> the compressed size should always be zero on disk, and the patch
> steals one of them to indicate whether "custom" compression is in use.
> If it is, the 4-byte varlena header is followed not only by a 4-byte
> size (now with the new flag bit also included) but also by a 4-byte
> OID, indicating the compression AM in use. I don't think this is a
> terrible approach, but I don't think it's amazing, either. 4 bytes is
> quite a bit to use for this; if I guess correctly what will be a
> typical cluster configuration, you probably would really only need
> about 2 bits. For a datum that is both stored externally and
> compressed, the overhead is likely negligible, because the length is
> probably measured in kB or MB. But for a datum that is compressed but
> not stored externally, it seems pretty expensive; the datum is
> probably short, and having an extra 4 bytes of uncompressible data
> kinda sucks. One possibility would be to allow only one byte here:
> require each compression AM that is installed to advertise a one-byte
> value that will denote its compressed datums. If more than one AM
> tries to claim the same byte value, complain. Another possibility is
> to abandon this approach and go with #2 from the previous paragraph.
> Or maybe we add 1 or 2 "privileged" built-in compressors that get
> dedicated bit-patterns in the upper 2 bits of the size field, with the
> last bit pattern being reserved for future algorithms. (e.g. 0x00 =
> pglz, 0x01 = lz4, 0x10 = zstd, 0x11 = something else - see within for
> details).

Agreed. I favor an approach roughly like I'd implemented below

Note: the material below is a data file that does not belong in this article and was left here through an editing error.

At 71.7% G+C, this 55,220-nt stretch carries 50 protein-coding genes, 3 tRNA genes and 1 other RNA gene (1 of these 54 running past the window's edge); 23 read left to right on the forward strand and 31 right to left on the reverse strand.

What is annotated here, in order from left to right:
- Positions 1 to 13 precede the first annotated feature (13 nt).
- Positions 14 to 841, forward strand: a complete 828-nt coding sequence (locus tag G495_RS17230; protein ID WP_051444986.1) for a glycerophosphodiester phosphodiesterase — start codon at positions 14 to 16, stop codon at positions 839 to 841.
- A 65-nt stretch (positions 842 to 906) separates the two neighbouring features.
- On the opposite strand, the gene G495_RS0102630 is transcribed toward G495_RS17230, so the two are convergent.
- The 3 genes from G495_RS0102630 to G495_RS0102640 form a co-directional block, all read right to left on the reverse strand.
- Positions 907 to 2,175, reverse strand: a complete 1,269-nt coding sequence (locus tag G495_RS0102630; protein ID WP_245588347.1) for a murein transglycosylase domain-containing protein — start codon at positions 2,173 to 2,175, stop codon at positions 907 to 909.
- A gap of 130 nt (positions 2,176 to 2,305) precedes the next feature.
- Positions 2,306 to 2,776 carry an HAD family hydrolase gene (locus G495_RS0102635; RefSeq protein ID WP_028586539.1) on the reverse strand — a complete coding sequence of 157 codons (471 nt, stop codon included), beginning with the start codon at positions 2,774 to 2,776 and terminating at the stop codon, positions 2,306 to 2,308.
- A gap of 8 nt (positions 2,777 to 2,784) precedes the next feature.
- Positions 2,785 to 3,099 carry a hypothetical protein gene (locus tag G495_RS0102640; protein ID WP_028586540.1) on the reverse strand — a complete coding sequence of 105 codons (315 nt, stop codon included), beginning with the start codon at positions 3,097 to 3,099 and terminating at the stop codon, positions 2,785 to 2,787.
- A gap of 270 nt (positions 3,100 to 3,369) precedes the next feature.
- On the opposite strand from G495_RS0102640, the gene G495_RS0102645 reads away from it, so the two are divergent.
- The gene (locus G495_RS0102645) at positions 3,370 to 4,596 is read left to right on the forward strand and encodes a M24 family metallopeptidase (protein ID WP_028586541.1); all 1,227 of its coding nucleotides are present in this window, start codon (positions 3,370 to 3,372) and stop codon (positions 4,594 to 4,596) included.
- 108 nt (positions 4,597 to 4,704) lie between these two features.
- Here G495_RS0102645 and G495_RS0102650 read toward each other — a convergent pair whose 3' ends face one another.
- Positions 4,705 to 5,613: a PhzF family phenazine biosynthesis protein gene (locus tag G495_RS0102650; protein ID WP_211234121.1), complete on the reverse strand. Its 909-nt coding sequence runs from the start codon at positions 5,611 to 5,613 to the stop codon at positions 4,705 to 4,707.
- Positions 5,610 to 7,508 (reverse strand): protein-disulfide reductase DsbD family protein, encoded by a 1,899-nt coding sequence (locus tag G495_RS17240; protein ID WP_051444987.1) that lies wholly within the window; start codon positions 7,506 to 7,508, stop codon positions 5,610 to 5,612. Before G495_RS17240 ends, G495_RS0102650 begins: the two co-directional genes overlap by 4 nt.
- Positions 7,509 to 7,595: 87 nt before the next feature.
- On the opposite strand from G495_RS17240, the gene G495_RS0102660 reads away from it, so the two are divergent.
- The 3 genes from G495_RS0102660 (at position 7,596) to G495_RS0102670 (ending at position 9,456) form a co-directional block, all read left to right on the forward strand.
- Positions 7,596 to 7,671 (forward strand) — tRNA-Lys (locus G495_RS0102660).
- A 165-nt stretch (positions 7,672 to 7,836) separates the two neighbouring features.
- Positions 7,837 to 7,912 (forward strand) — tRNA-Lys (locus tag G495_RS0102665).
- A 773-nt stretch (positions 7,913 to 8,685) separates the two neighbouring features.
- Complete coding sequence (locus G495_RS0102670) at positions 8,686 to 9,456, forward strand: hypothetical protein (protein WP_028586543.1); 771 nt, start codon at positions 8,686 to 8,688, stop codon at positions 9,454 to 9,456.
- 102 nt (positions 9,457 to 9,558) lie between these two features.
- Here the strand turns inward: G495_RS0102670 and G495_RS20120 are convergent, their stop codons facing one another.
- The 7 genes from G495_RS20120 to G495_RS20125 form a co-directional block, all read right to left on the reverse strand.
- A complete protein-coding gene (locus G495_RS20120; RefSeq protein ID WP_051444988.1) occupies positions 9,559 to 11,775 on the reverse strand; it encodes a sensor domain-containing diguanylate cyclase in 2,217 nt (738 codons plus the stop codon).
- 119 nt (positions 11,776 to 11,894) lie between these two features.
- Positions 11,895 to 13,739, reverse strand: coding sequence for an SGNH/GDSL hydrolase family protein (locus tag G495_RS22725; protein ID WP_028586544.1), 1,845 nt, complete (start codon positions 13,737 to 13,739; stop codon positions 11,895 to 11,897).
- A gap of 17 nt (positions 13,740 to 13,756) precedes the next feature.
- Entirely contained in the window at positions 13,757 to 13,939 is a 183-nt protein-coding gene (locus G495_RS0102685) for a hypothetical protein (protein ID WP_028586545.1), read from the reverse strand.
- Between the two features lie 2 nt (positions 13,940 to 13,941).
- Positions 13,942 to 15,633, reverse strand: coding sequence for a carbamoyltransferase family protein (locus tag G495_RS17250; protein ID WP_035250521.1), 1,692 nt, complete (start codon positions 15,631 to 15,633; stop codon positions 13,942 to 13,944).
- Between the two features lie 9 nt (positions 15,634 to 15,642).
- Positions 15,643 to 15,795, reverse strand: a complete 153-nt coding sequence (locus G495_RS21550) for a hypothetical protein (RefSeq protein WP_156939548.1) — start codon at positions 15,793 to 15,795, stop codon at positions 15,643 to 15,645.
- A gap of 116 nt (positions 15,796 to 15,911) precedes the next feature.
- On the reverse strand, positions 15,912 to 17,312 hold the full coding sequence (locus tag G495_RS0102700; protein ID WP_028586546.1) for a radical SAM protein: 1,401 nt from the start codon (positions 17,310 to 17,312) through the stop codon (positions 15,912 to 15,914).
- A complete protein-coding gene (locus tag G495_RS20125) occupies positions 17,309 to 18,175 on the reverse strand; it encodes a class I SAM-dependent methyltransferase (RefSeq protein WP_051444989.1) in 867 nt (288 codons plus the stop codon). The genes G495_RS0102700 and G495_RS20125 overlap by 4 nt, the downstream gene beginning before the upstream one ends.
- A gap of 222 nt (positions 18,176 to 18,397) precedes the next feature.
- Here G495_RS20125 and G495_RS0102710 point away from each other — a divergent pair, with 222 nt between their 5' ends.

https://postgr.es/m/20130605150144.GD28067%40alap2.anarazel.de

I.e. leave the vartag etc as-is, but utilize the fact that pglz
compressed datums starts with a 4 byte length header, and that due to
the 1GB limit, the first two bits currently have to be 0. That allows to
indicate 2 compression methods without any space overhead, and
additional compression methods are supported by using an additional byte
(or some variable length encoded larger amount) if both bits are 1.


> - Yet another possible approach to the on-disk format is to leave
> varatt_external.va_extsize and varattrib_4b.rawsize untouched and
> instead add new compression methods by adding new vartag_external
> values. There's quite a lot of bit-space available there: we have a
> whole byte, and we're currently only using 4 values. We could easily
> add a half-dozen new possibilities there for new compression methods
> without sweating the bit-space consumption. The main thing I don't
> like about this is that it only seems like a useful way to provide for
> out-of-line compression. Perhaps it could be generalized to allow for
> inline compression as well, but it seems like it would take some
> hacking.

One additional note: Adding additional vartag_external values does incur
some noticable cost, distributed across lots of places.


> - One thing I really don't like about the patch is that it consumes a
> bit from infomask2 for a new flag HEAP_HASCUSTOMCOMPRESSED. infomask